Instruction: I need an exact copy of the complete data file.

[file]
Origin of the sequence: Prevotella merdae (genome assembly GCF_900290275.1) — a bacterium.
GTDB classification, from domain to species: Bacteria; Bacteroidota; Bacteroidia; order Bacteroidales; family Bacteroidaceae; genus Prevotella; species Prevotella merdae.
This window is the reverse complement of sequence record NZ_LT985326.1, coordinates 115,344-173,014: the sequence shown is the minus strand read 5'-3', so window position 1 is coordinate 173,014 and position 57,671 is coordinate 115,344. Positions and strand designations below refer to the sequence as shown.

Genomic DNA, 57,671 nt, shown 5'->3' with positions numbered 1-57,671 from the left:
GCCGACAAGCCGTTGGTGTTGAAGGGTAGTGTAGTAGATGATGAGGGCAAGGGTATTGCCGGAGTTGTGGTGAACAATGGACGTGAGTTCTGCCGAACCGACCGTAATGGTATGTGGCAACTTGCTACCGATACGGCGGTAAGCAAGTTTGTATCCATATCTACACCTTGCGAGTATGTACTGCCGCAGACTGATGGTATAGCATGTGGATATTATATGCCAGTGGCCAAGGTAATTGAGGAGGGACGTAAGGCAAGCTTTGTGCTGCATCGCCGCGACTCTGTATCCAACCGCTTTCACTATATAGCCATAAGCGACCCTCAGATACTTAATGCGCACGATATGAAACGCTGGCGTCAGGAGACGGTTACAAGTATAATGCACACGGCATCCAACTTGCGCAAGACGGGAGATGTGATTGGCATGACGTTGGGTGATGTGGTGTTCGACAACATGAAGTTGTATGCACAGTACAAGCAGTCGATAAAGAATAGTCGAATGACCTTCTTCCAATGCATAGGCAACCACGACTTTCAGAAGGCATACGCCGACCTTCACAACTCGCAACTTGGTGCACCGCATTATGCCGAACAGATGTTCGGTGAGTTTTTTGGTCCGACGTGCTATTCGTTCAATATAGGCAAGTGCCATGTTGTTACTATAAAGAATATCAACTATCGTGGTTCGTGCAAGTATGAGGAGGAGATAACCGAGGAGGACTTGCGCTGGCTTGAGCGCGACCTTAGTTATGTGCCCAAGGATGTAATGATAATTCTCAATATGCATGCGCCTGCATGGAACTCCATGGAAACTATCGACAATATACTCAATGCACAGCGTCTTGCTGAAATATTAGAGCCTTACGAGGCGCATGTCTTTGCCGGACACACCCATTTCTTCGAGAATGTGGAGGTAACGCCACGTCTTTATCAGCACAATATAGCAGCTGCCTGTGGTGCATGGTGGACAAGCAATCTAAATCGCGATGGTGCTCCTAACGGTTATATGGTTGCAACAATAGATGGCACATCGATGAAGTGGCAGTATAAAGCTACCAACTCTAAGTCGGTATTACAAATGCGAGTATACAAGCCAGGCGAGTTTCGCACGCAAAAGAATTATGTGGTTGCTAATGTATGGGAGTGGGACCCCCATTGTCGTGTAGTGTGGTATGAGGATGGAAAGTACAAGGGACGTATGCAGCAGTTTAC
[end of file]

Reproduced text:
Origin of the sequence: Prevotella merdae (genome assembly GCF_900290275.1) — a bacterium.
GTDB classification, from domain to species: Bacteria; Bacteroidota; Bacteroidia; order Bacteroidales; family Bacteroidaceae; genus Prevotella; species Prevotella merdae.
This window is the reverse complement of sequence record NZ_LT985326.1, coordinates 115,344-173,014: the sequence shown is the minus strand read 5'-3', so window position 1 is coordinate 173,014 and position 57,671 is coordinate 115,344. Positions and strand designations below refer to the sequence as shown.

Genomic DNA, 57,671 nt, shown 5'->3' with positions numbered 1-57,671 from the left:
GCCGACAAGCCGTTGGTGTTGAAGGGTAGTGTAGTAGATGATGAGGGCAAGGGTATTGCCGGAGTTGTGGTGAACAATGGACGTGAGTTCTGCCGAACCGACCGTAATGGTATGTGGCAACTTGCTACCGATACGGCGGTAAGCAAGTTTGTATCCATATCTACACCTTGCGAGTATGTACTGCCGCAGACTGATGGTATAGCATGTGGATATTATATGCCAGTGGCCAAGGTAATTGAGGAGGGACGTAAGGCAAGCTTTGTGCTGCATCGCCGCGACTCTGTATCCAACCGCTTTCACTATATAGCCATAAGCGACCCTCAGATACTTAATGCGCACGATATGAAACGCTGGCGTCAGGAGACGGTTACAAGTATAATGCACACGGCATCCAACTTGCGCAAGACGGGAGATGTGATTGGCATGACGTTGGGTGATGTGGTGTTCGACAACATGAAGTTGTATGCACAGTACAAGCAGTCGATAAAGAATAGTCGAATGACCTTCTTCCAATGCATAGGCAACCACGACTTTCAGAAGGCATACGCCGACCTTCACAACTCGCAACTTGGTGCACCGCATTATGCCGAACAGATGTTCGGTGAGTTTTTTGGTCCGACGTGCTATTCGTTCAATATAGGCAAGTGCCATGTTGTTACTATAAAGAATATCAACTATCGTGGTTCGTGCAAGTATGAGGAGGAGATAACCGAGGAGGACTTGCGCTGGCTTGAGCGCGACCTTAGTTATGTGCCCAAGGATGTAATGATAATTCTCAATATGCATGCGCCTGCATGGAACTCCATGGAAACTATCGACAATATACTCAATGCACAGCGTCTTGCTGAAATATTAGAGCCTTACGAGGCGCATGTCTTTGCCGGACACACCCATTTCTTCGAGAATGTGGAGGTAACGCCACGTCTTTATCAGCACAATATAGCAGCTGCCTGTGGTGCATGGTGGACAAGCAATCTAAATCGCGATGGTGCTCCTAACGGTTATATGGTTGCAACAATAGATGGCACATCGATGAAGTGGCAGTATAAAGCTACCAACTCTAAGTCGGTATTACAAATGCGAGTATACAAGCCAGGCGAGTTTCGCACGCAAAAGAATTATGTGGTTGCTAATGTATGGGAGTGGGACCCCCATTGTCGTGTAGTGTGGTATGAGGATGGAAAGTACAAGGGACGTATGCAGCAGTTTAC